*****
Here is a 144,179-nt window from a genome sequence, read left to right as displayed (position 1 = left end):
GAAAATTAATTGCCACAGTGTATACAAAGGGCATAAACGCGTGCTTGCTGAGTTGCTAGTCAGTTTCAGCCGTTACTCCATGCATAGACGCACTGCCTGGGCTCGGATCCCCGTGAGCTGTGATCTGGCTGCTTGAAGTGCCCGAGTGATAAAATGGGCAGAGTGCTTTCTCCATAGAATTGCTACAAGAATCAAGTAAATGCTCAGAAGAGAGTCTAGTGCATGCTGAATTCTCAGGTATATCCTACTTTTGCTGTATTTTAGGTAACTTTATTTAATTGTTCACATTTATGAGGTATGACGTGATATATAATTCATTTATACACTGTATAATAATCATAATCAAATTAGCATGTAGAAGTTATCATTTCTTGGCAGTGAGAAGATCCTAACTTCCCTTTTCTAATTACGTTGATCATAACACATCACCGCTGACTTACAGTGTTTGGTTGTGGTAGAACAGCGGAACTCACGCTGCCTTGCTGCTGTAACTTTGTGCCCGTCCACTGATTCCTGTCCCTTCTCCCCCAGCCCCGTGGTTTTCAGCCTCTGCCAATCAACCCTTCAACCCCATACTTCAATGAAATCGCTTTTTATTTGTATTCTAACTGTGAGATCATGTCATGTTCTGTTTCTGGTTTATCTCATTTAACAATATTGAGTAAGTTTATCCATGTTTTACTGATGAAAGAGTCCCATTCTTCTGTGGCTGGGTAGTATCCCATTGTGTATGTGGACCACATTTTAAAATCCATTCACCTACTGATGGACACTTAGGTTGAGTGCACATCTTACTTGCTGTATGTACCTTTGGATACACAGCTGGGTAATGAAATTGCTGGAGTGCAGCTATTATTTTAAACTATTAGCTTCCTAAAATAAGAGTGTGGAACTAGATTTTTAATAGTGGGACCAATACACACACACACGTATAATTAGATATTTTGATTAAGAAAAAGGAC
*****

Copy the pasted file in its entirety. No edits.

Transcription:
Here is a 144,179-nt window from a genome sequence, read left to right as displayed (position 1 = left end):
GAAAATTAATTGCCACAGTGTATACAAAGGGCATAAACGCGTGCTTGCTGAGTTGCTAGTCAGTTTCAGCCGTTACTCCATGCATAGACGCACTGCCTGGGCTCGGATCCCCGTGAGCTGTGATCTGGCTGCTTGAAGTGCCCGAGTGATAAAATGGGCAGAGTGCTTTCTCCATAGAATTGCTACAAGAATCAAGTAAATGCTCAGAAGAGAGTCTAGTGCATGCTGAATTCTCAGGTATATCCTACTTTTGCTGTATTTTAGGTAACTTTATTTAATTGTTCACATTTATGAGGTATGACGTGATATATAATTCATTTATACACTGTATAATAATCATAATCAAATTAGCATGTAGAAGTTATCATTTCTTGGCAGTGAGAAGATCCTAACTTCCCTTTTCTAATTACGTTGATCATAACACATCACCGCTGACTTACAGTGTTTGGTTGTGGTAGAACAGCGGAACTCACGCTGCCTTGCTGCTGTAACTTTGTGCCCGTCCACTGATTCCTGTCCCTTCTCCCCCAGCCCCGTGGTTTTCAGCCTCTGCCAATCAACCCTTCAACCCCATACTTCAATGAAATCGCTTTTTATTTGTATTCTAACTGTGAGATCATGTCATGTTCTGTTTCTGGTTTATCTCATTTAACAATATTGAGTAAGTTTATCCATGTTTTACTGATGAAAGAGTCCCATTCTTCTGTGGCTGGGTAGTATCCCATTGTGTATGTGGACCACATTTTAAAATCCATTCACCTACTGATGGACACTTAGGTTGAGTGCACATCTTACTTGCTGTATGTACCTTTGGATACACAGCTGGGTAATGAAATTGCTGGAGTGCAGCTATTATTTTAAACTATTAGCTTCCTAAAATAAGAGTGTGGAACTAGATTTTTAATAGTGGGACCAATACACACACACACGTATAATTAGATATTTTGATTAAGAAAAAGGAC